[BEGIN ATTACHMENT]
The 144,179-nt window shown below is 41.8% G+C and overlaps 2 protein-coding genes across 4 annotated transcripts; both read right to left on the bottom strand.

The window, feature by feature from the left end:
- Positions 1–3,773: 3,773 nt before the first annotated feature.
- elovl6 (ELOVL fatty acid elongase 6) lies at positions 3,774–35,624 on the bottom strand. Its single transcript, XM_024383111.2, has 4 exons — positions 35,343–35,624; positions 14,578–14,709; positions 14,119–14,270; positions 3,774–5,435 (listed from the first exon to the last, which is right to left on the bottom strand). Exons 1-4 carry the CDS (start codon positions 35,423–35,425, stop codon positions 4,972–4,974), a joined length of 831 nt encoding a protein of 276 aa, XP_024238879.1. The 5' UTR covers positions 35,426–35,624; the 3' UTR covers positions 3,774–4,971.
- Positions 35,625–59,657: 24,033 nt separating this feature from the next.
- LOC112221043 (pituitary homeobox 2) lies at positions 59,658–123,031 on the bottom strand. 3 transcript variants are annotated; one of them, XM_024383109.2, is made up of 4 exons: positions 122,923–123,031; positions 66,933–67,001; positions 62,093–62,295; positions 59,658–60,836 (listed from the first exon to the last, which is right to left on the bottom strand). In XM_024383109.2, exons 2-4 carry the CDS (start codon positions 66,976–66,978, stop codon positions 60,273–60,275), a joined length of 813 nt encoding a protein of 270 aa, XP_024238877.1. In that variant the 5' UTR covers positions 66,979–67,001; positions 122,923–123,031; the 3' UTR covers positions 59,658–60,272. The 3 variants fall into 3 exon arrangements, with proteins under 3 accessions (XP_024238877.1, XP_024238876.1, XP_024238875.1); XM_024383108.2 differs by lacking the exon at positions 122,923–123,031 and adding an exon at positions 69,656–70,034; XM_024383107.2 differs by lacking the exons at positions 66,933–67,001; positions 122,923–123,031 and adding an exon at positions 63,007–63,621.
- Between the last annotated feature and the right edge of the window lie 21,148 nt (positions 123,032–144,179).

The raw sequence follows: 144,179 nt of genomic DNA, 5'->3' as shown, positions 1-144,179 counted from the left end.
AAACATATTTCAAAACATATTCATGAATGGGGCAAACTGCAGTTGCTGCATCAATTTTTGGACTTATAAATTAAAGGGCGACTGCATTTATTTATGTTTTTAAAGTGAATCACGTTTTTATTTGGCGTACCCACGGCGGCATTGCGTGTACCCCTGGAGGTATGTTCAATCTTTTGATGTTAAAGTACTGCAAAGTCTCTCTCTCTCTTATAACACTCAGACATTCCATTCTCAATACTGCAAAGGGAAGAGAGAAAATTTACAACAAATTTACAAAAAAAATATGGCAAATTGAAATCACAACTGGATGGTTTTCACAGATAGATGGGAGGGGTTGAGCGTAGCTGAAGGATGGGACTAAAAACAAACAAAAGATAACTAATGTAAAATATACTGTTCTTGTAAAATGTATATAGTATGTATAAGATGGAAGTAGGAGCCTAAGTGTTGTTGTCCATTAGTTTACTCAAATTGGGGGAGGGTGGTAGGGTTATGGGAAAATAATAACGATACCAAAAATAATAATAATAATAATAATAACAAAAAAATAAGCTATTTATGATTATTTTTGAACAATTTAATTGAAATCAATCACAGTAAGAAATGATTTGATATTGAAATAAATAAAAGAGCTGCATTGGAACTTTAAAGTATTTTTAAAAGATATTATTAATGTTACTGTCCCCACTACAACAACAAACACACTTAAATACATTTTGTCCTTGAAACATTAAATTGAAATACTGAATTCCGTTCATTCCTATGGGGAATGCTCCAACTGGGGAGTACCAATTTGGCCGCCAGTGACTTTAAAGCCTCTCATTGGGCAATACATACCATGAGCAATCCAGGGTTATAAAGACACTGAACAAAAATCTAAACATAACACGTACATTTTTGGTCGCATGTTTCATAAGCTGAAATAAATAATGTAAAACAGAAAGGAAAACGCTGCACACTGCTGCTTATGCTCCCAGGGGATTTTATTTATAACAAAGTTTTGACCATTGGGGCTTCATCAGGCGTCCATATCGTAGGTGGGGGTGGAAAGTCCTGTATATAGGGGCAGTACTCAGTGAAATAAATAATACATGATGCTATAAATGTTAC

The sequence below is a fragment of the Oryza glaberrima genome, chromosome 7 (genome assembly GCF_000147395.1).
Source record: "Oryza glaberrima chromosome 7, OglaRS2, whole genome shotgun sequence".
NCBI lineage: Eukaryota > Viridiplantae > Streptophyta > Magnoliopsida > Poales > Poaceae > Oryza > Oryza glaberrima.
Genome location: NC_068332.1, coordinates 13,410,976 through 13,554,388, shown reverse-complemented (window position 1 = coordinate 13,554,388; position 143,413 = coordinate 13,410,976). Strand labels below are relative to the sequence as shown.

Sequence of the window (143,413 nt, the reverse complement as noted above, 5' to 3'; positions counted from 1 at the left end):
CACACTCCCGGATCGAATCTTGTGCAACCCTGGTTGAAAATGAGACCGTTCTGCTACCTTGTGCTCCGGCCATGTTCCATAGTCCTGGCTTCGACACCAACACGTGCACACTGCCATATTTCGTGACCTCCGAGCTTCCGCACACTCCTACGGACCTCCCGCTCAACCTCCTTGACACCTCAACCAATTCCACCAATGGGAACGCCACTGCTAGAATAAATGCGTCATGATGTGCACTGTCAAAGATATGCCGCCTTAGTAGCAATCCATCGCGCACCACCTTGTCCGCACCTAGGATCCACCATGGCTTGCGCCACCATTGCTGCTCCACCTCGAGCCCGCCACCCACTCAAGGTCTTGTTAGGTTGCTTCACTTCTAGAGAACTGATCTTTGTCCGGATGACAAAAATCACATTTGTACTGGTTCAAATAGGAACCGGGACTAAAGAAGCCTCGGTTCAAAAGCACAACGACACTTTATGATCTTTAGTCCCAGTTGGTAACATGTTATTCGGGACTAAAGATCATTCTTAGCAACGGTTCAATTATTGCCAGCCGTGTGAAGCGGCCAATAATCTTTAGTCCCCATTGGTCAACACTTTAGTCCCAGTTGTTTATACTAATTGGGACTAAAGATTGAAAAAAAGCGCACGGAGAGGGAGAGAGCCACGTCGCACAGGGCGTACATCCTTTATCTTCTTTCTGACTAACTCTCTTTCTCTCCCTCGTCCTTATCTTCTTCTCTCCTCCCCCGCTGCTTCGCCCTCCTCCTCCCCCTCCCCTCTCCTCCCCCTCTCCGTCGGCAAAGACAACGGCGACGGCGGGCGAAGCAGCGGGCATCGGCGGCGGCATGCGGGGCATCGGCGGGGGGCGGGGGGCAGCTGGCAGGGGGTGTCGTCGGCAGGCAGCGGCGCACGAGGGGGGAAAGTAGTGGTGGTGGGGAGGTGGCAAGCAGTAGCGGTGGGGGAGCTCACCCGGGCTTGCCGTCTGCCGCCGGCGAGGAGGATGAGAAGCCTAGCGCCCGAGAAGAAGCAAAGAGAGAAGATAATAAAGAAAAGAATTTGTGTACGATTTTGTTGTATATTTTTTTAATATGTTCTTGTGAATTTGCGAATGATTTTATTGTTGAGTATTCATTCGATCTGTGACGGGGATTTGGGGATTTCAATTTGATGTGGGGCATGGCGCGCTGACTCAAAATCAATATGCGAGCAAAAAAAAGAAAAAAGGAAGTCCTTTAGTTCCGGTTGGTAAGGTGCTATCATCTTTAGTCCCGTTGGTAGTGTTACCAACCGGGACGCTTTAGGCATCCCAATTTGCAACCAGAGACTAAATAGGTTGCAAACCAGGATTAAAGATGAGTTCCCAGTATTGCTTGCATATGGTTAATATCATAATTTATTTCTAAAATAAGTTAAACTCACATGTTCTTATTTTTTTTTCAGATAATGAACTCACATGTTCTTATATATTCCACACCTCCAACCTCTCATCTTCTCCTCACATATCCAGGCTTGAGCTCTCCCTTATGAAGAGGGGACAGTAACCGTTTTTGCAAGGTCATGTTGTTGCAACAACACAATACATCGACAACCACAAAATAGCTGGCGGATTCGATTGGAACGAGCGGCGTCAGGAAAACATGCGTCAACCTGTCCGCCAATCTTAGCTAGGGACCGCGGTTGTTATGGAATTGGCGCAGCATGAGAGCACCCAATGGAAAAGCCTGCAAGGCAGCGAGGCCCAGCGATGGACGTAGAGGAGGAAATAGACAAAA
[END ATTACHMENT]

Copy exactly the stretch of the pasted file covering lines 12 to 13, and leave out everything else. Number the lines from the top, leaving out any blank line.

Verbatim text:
NCBI lineage: Eukaryota > Viridiplantae > Streptophyta > Magnoliopsida > Poales > Poaceae > Oryza > Oryza glaberrima.
Genome location: NC_068332.1, coordinates 13,410,976 through 13,554,388, shown reverse-complemented (window position 1 = coordinate 13,554,388; position 143,413 = coordinate 13,410,976). Strand labels below are relative to the sequence as shown.